This past weekend I presented at WSECS, which ended up being an absolutely lovely conference (I’m already trying to come up with an abstract for next year!). The reception on Friday included a demo/lesson in English country dance, which was great fun and sparked plenty of conversation about eighteenth century social structures. Dr. Tomko, who had arranged the program and patiently instructed a large group of novices, afterwards commented on the differences between studying modern dance, where there are often films, and historical dance.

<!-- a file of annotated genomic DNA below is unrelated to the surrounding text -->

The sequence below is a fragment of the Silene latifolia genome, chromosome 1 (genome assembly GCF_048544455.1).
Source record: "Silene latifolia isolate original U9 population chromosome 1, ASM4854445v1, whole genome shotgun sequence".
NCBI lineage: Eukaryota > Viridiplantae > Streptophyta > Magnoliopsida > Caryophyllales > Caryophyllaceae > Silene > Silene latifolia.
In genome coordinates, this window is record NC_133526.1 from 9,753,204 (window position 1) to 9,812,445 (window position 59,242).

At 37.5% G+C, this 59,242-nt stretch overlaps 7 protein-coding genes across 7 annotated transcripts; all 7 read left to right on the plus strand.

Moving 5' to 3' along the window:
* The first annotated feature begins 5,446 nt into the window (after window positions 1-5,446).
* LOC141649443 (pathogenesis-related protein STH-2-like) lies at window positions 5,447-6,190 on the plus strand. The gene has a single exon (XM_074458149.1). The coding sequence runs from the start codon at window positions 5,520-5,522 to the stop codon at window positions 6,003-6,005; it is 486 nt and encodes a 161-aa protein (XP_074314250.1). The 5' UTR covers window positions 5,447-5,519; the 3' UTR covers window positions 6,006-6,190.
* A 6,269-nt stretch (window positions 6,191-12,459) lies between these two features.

“What happens when we have to reconstitute the dance in order to study it?”
I feel this is pertinent to any number of historical inquiries, but most especially kinetic “objects” like dance…and of course, riding. Simple things like why riders remained perpendicular to their horse in levade (which today seems an odd and dangerous habit), become clear when you sit in their high-pommeled saddles (no one wants to be punched in the gut by their saddle). The more complex the movement, the more likely we are to miss something examining it purely in the theoretical. Ideas of “personal space” and social connections become concrete experiences in reconstituting dance. The difficulty, of course, is being precise as to what, from whom and when, is being reconstituted.
We could all learn a little from dance historians.